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Q&A with Handy Mac: Wellpoint water for washing, pool

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Kieyam is curious about the equipment, chemicals and the cleaning process of wellpoint water

Kieyam asks: 

Q: You mentioned spending R6 000 to use wellpoint water for the pool and a further R7 000 to
use it for washing. Please advise what equipment and chemicals you had to buy and outline the cleaning process. 
A: I am unwilling to give you an absolute guarantee about what you need as it depends on the state of your water and what you
want to do with it. There are many chancers out there, doing cheap jobs to earn a buck, whose systems don’t work. 
Conversely there are the rip-off artists trying to sell you a system for R100 000, which is overkill. You can have your water tested at a cost of between R150 and R1500. Of course, this is all governed by what we are going to be allowed to do with the water under our properties. The goalposts are moving by the day. Who knows what the next edict from the council will be? 
The council’s main concern, and I really believe this, is that we are going to poison ourselves or, if any “bad” water gets back into the general system, we will poison others. 
The two main points are you must have non-return valves fitted so there can be no leak-backs and you must not drink the water unless it has gone through a three-stage filter system and an ultra-violet process, to kill off the nasties. 
Last week I recommended Sam’s Irrigation. I have been in and out for the past week getting my stuff for installation. He’s bending over backwards to help, but is wilting under the pressure. He remains my go-to guy, but you are going to have to be patient.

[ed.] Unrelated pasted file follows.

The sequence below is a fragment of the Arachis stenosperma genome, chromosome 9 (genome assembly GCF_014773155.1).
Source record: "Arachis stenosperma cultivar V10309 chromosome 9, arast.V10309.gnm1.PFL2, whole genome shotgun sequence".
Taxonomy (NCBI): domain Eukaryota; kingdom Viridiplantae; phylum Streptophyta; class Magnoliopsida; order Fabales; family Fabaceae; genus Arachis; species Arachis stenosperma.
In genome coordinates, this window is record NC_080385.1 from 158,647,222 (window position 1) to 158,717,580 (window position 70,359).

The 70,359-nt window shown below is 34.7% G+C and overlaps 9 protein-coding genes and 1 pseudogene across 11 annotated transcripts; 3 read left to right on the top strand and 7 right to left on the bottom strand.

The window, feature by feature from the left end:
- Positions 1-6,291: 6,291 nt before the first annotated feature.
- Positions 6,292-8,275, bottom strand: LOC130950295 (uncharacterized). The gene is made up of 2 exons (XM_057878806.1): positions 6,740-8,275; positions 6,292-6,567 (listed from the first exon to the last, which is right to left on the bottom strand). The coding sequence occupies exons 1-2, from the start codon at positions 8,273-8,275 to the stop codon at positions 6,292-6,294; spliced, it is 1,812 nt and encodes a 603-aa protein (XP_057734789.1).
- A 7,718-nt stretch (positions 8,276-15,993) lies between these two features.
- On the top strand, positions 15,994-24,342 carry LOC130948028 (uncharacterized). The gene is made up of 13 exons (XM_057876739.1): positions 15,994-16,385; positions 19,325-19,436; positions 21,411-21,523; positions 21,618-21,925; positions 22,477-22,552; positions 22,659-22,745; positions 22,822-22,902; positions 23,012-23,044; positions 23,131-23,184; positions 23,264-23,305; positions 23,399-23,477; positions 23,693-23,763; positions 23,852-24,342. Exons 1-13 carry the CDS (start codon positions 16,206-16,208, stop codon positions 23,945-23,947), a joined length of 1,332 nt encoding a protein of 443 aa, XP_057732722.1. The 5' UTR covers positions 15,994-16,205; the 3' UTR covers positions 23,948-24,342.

The supply of tanks is drying up fast and I have had to change from 1000 litre tanks to 2500l tanks because of supply problems. In my case, the equipment consists of two 2500 litre tanks, an air pump, air stone and submersible pump, plus another pump to pump the water out of the second tank and a pressure switch to control the pump when you open a tap. 
The basic process is water is pumped into tank one and aerated, then passed to tank two to be treated and to adjust the PH. The chemicals will vary with water type, but basically it’s done with alum and soda ash.
*Handy Mac, aka Don MacAlister, is our expert on household DIY issues. If you have a question for him, please send it to or SMS only to 082 446 3859. Find Don on FB:

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